Have you got a hankering for some new studio gear, but don’t want to wade through the internet deciding on what?
Have no fear – our MMS boffins Tom and Al have teamed together to create a unique studio setup..
For those who have already been pauperised this season – the cheap as chiptunes studio!
Mackie VLZ4 1202
So you’ve invested in a few bits of synthesis hardware, and perhaps a hardware effect or 2. To effectively combine all the different elements of your burgeoning home studio, you’re going to need a mixing desk. The mixing desk is the hub of your studio, where signals from your computer, and outputs from your synths are combined together. Signals can be routed to your hardware effects, or back into the computer when you’re ready to record a mix. Plus they look cool. I’ve picked this Mackie for the budget choice, because although it’s not the cheapest out there (£230 approx), it represents excellent value: 12 channels, some with Mackie’s Onyx preamps, built like a tank.. it’s a quality box. Cheaper alternatives compromise on build quality, and (crassly generalising) tend to be more noisy across the board. Because of it’s size, it’s also great for use in a live setup if you’re wanting to take your show on the road. Finally, It will hold it’s value pretty well for when you potentially out grow it, in a way that cheaper alternatives perhaps won’t.
Yamaha HS series
Studio monitors differ from your home stereo system in that they are designed to give you a ‘flat response’ rather than something which is flattering and pleasing to the ear. When you’re mixing down a piece of music, you need your monitors to be as honest as possible, some manufactures achieve this with more success than others. The Yamaha HS series for me offer ridiculous value for money, and achieve this transparent, flat frequency response in a way that others in this price range don’t. I’ve included the full series here, rather than just one model, because the system you go for will depend on your budget and your room size. They offer a 5 inch driver (HS5, which gets down to 54Hz) for around £260 a pair, a 7 inch driver (HS7, which can put out 43Hz) for around £320 a pair, or the larger HS8 (8 inch driver, dips down to 38Hz) for around £420 a pair. If you want to go all out, you can get a matching sub for around £300 (HS8S).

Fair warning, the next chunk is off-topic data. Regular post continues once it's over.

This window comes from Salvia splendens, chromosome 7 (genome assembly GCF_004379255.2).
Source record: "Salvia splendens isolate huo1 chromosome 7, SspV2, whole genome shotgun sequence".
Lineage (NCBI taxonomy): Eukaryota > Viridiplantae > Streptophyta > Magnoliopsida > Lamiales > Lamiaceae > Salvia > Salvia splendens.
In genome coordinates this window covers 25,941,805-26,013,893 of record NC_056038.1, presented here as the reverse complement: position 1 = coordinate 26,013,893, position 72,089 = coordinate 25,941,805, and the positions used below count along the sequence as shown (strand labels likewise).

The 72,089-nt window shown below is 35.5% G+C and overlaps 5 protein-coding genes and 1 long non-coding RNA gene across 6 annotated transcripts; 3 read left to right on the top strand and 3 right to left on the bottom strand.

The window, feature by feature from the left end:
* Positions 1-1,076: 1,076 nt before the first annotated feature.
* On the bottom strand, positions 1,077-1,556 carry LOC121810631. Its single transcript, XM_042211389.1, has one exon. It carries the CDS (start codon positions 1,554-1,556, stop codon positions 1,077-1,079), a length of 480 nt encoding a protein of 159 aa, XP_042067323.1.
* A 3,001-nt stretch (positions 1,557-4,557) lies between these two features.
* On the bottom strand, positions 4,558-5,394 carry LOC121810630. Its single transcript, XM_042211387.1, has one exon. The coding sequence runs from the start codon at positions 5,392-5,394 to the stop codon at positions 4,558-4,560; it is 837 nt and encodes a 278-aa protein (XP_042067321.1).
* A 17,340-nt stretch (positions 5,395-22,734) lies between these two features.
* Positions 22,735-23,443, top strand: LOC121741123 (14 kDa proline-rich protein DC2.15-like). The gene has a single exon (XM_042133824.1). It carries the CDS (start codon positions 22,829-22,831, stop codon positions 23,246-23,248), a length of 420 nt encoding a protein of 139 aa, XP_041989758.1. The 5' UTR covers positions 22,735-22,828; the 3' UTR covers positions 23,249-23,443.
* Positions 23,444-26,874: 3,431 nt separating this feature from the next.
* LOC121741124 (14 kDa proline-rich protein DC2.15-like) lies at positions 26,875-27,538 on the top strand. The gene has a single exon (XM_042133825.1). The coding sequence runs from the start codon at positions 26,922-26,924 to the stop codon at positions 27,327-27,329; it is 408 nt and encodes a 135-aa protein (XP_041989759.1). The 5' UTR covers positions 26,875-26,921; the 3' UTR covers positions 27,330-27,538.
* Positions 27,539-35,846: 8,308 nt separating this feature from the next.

Korg Volca Series
These wonderful devices have been out for just over a year, and their ridiculously low price has just been dropped to £99 per unit. There’s a bass synth, a drum machine, and a lead synth/keys unit available, all fully analogue, all very usable devices aimed primary at live performance, but will also add zing to your productions in the studio. Great for anyone wanting to dip their feet into the world of hardware/analogue sounds on a budget, you won’t be disappointed – and prepare to be hooked!
MIDI controller keyboard
Novation Launch series – Launchkey 49
I should point out first, that although this is a MIDI keyboard which can be used with any DAW, it is designed for use with Ableton Live ideally. Personally, I was very excited when Novation ‘launched’ the Launchkey series. Unlike any controller before it, it provided a really useful mix of Ableton Live integration via a mini launchpad section, dynamic control over device parameters and mixer, plus a decent sized keyboard.You can pick up one of these for around £139, which is not only cheap for an integrated controller such as this, but also very cheap for a 49 key keyboard! The build quality isn’t completely amazing, but still more than adequate for this price point, just look after it!
My choice for a budget plugin goes to the synth plugin, ACE. At €69 it’s a total steal. Unlike some software instruments, when you loading up it’s presets, you’re presented with a plethora of usable sounds. This is before you’ve even begun to start playing with it’s modular cable system (A-ny C-able E-verywhere). It’s capable of delivering a huge range of sounds, textures and timbres: deeeeep bass, warm lush pads, melt-your-face leads. It has built in chorus and delay effects, and in short, sounds like a real hardware analogue synth, but at a fraction of the price.
And now to Alasdair….
Finding a budget audio interface might seem like a dangerous concept for the quality of your work, as it’s so often the case in this department that the more you spend, the better your sound. However there are some surprisingly affordable soundcards available with varying input/output options. So following on from this, you will need to consider what routing options you need before beginning your research. Following the theme of a basic set-up and keeping in mind the other equipment I’m looking at buying, I need to be able to connect my studio monitors to my computer, as well having a dedicated input for my microphone and at least one other spare input for flexibility with other instruments. I’d like to keep the price as low as possible without compromising on sound quality, and after a small bit of research I’m immediately drawn towards the Focusrite Scarlett 2i2. This interface has great pre-amps on the 2 dual xlr and jack inputs, meaning I can either connect a mic or instrument cable and be confident that the signal will not be let down by the circuitry converting it on the way into the computer. Working off a USB 2.0 connection, which is no longer the fastest available, I can still be sure that it can handle everything I need from a small interface. Alongside the great looking design and hard-to-beat price tag of £109, I’d say this interface is well in with being the most affordable, professional interface available.